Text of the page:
Now, let’s talk about when you get into a role and without jumping around without direction, it’s important to acknowledge what am I here for, what is expected of me and then personally, this is what I want to achieve in terms of growth, in terms of what I want to learn, what I want to contribute and the impact you want to make.

After you do that, you get your hands dirty and you make the most of the role by networking with the right people, being present in your role, being present in the business, be known for the impact that you make, learn as much as you can and go beyond what is expected of you.

Let’s talk about Sasria, it’s a very important state-owned company, let’s start with the looting and rioting that we saw in KwaZulu-Natal and Gauteng in 2021, it brought Sasria into the limelight because the company had to pay out billions in insurance claims. How much did Sasria actually pay out?

It was such an unfortunate and sad turn of events; the estimated claim value is R32 billion to date. South Africa was set back by about R50 billion as a result of the damages to property and the looting. Up to date now at Sasria, we have paid just under R30 billion and you can imagine how much this has set back the economy of the country and basically Sasria, it has been set back by this turn of events. Who would have ever imagined that something like this could happen.

It was a very sad time for South Africa but in your role as CFO, it must have been a very daunting and challenging period, did you sleep at all during the weeks and months following the riots?

It was the most stressful period we have ever had to experience, not just myself as a CFO but the team in finance and the company.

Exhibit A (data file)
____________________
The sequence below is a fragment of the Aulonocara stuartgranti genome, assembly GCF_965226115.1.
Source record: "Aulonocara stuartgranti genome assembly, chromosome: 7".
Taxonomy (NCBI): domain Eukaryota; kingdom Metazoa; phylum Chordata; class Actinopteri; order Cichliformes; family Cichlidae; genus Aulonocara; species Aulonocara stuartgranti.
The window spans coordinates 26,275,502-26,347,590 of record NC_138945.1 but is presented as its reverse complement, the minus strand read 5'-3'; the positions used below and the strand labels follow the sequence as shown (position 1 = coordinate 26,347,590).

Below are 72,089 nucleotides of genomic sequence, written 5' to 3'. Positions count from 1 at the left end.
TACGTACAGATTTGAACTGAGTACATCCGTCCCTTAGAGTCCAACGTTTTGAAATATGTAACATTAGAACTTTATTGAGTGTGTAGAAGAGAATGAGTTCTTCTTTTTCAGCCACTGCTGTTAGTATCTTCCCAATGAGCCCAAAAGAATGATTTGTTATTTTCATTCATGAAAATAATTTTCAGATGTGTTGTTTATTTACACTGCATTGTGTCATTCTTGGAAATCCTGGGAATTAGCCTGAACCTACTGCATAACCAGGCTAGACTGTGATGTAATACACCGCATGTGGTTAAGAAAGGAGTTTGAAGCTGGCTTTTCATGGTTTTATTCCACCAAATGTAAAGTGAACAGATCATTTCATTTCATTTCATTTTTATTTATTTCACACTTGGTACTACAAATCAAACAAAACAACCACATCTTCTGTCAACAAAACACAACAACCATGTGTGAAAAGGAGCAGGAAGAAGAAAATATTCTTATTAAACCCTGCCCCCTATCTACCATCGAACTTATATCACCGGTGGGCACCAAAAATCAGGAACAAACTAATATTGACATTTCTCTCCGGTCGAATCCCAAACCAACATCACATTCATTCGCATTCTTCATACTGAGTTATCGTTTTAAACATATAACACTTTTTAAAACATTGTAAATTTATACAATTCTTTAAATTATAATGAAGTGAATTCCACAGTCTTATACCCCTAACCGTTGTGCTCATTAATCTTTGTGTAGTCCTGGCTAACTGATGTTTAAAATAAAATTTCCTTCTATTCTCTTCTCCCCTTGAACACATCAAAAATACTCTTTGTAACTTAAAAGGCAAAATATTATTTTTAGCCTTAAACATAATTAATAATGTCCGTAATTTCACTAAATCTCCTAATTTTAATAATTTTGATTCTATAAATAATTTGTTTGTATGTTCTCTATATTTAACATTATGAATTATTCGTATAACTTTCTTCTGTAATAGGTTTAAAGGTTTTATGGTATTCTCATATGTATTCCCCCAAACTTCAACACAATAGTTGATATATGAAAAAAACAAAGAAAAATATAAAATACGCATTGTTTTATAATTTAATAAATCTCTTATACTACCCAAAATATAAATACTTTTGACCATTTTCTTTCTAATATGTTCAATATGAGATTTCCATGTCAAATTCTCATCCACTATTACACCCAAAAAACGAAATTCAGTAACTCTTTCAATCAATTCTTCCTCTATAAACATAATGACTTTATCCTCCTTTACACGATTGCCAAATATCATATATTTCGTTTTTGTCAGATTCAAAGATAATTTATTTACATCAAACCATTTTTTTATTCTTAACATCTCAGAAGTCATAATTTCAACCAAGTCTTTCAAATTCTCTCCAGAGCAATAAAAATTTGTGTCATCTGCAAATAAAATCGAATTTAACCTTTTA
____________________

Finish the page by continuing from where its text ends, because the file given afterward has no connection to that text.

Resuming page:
It was highly stressful because on day one after all this happened, we knew that as a company we are now insolvent.

We could not meet our solvency capital requirements as required by the prudential authority, we were in breach of our solvency requirement. We could see that if we were to go out and start paying these claims, in a couple of months, even weeks, we are going to be bankrupt, we won’t be able to meet our liabilities of running this business and paying our people.

So it was highly stressful in terms of the number of hours that we had to invest in trying to rescue the situation and people were also worried about their jobs because the government, National Treasury, did not commit to the bailout there and then. All we had was just over R10 billion, which is what we had invested in the market but then this was R32 billion worth of damage. What were we going to do?

I must say that the morale went down, however, the commitment of the people and the love they have for this country, they got their hands dirty and here we are, we are still standing. We had support from National Treasury, they injected R22 billion into Sasria in order to be able to meet our solvency requirement and secondly, to meet all the claims that were coming through and just try to restore order, rebuild the country and restore hope to the people of this nation.